For business owners that are seeking liquidity but are not quite ready to sell control of their company and retire, one option is to sell a minority interest in the company to a professional investor such as a private equity group (“PEG”). The sale of the entire company can then be pursued three to five years into the future. This approach is called a “two-step process.”

In the first phase, a PEG that specializes in making minority investments in privately-held companies acquires a stake in the company directly from the owner. The PEG may also concurrently make a direct investment in the company to facilitate a growth strategy. This “first institutional capital” is so named because it is typically the first capital invested in the company by “professional investors.”

In these situations, the owner “takes some money off the table,” but continues to own more than 50% of the economics, retains voting control of the company, and retains operational control of the company. The PEG may also provide the owner with specific expertise to grow the company and to help take it to the next level of its life cycle. The ultimate goal is to support a higher, more lucrative exit valuation three to five years into the future. In case it was not obvious, that is the second phase — selling the company.

It is worth noting, however, that partnering with a private equity investor is not for everyone. It is a relationship that takes careful consideration and perhaps some soul-searching (more on this in Part 2 of this article). However, for owners who want to realize the benefits described above and below and partner with a professional investor that can help take the company to the next level, the advantages of partnering with a minority investor can go far beyond the partial liquidity event.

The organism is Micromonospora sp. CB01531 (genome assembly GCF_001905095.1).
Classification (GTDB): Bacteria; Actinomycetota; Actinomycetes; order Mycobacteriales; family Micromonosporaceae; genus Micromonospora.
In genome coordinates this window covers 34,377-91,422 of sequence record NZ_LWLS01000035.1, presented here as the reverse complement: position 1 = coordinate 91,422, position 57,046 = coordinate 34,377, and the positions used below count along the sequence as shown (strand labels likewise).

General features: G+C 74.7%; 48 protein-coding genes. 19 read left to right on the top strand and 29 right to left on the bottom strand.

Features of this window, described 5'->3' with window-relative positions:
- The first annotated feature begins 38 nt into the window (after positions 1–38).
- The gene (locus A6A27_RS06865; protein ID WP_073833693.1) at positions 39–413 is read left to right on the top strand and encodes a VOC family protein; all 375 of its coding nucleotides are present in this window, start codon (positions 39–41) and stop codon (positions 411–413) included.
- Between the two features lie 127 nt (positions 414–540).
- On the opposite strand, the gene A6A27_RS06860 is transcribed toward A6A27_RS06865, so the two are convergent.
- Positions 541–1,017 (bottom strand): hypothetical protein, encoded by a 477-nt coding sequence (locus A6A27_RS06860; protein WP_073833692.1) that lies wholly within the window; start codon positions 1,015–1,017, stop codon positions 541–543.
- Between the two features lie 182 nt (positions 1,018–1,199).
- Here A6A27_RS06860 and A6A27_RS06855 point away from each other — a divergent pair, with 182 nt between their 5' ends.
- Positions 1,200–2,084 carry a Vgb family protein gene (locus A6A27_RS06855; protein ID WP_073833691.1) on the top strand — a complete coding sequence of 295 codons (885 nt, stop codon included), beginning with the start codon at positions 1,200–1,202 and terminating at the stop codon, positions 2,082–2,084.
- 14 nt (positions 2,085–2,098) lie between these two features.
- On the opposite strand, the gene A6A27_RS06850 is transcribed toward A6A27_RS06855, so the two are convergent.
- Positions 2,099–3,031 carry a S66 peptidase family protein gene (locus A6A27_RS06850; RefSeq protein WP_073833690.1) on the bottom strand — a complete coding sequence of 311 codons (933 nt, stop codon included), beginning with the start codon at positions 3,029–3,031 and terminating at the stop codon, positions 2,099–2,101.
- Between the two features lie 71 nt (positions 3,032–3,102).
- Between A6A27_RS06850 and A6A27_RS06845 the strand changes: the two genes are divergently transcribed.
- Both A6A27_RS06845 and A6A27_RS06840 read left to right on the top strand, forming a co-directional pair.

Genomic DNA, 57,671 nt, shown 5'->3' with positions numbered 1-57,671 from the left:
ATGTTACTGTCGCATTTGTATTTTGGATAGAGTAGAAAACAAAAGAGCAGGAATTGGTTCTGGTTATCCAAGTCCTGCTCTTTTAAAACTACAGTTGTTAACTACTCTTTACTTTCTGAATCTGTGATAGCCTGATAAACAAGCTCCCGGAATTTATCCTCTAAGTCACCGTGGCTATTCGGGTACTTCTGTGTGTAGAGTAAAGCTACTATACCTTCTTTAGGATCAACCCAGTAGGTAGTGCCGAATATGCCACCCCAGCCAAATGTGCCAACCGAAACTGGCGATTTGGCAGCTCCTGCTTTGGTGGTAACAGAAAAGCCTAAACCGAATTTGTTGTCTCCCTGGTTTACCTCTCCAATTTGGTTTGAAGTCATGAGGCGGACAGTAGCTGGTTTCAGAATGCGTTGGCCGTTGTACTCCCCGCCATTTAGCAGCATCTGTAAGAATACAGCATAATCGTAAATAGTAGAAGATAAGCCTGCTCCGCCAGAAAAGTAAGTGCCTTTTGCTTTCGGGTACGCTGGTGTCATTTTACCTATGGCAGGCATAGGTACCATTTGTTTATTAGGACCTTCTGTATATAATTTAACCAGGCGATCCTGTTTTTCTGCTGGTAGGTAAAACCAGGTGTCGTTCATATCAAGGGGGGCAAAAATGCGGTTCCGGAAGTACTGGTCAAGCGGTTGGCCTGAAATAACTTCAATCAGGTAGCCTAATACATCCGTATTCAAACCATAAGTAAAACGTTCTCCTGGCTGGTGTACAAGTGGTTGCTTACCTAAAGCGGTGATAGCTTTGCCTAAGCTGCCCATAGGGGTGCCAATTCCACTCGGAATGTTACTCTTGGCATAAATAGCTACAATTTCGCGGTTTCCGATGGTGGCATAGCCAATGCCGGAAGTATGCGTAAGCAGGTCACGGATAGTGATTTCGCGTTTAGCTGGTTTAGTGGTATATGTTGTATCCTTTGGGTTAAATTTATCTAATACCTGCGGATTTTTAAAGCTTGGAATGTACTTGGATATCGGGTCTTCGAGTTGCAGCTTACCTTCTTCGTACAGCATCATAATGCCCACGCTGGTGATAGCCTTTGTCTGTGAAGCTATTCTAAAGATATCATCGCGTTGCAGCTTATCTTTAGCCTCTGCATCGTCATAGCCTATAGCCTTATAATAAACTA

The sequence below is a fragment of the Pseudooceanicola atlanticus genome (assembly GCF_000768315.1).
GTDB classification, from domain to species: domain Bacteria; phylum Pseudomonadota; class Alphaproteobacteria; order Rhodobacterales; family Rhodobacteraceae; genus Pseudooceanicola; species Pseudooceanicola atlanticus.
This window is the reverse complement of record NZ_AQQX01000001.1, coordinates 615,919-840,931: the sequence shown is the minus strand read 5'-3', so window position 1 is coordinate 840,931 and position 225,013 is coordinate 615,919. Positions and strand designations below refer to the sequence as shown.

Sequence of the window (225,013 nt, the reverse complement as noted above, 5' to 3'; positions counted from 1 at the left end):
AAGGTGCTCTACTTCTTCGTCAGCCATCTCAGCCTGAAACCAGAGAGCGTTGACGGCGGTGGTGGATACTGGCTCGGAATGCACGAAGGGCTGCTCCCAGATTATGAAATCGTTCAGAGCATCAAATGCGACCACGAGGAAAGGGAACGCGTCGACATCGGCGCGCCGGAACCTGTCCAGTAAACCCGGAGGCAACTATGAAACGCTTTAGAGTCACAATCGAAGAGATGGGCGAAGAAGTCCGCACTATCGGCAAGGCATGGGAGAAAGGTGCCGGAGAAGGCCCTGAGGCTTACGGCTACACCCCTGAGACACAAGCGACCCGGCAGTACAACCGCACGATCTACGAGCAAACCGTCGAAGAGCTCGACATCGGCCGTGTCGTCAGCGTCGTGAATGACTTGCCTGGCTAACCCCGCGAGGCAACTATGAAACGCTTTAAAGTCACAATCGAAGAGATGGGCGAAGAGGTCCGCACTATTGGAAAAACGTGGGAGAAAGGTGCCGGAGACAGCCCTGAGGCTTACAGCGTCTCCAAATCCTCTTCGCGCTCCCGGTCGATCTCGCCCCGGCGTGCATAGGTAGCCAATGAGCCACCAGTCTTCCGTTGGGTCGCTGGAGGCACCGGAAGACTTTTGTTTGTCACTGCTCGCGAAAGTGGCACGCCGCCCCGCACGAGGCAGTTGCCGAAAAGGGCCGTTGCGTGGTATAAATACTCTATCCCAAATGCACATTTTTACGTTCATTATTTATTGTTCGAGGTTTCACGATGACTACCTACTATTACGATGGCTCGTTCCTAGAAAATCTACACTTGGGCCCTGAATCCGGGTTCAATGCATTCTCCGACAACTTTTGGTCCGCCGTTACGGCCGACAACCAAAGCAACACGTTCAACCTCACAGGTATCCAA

First, for many owners, their company represents the vast majority of their net worth. In addition, this asset is illiquid. Step one creates partial liquidity for the owner and de-risks their personal financial statement while they continue to control the company and benefit from its appreciation.

Second, PEGs typically have specific expertise in areas such as operations, technology, accounting, sales and marketing, etc., that can be applied to the company. They can bring a fresh perspective to the company and the owner can tap into this expertise to address challenges in these areas.

In a private equity partnership, the company gains access to expert advice from parties that have a vested interest in helping the company succeed.

Finally, it is critical for owners to consider their total financial picture when thinking about a private equity partnership, and eventually, a sale. In an earlier email, we wrote about financial planning and why it is an important part of selling a business. To recap: Owners should understand the amount they need to realize from a sale to maintain their current lifestyle and achieve their financial goals, and why that is the “magic” number. A PEG can help the owner determine how to achieve that financial goal, perhaps even faster than the owner might on their own, if at all.

One caveat to partnering with a private equity group is that the owner must be committed to a sale in three to five years otherwise they can end up in what we call “private equity hell.” If the owner and investor do a great job increasing the company’s value, the PEG wants to sell its interest, and the owner changes their mind about selling the company, the owner can end up in the never-ending cycle of having to replace the current PEG with a new PEG, never being able to own the company outright again.

In conclusion, owners seeking partial liquidity now together with a complete exit in three to five years may be able to benefit from a private equity group partnership. As described above, the two-step process can be the best of both worlds: the owner achieves partial liquidity now while retaining control of the company, benefits from the resources of the PEG, and may achieve an even higher exit valuation down the road. With that said though, owners should not consider partnering with a private equity group in this fashion unless they are considering a sale of the entire company three to five years into the future.

In our next email, we will discuss the personal considerations owners should think about before partnering with a private equity group. Again, this type of partnership is not for everyone, and it is important for owners to be honest with themselves about their goals and expectations when investigating such an arrangement.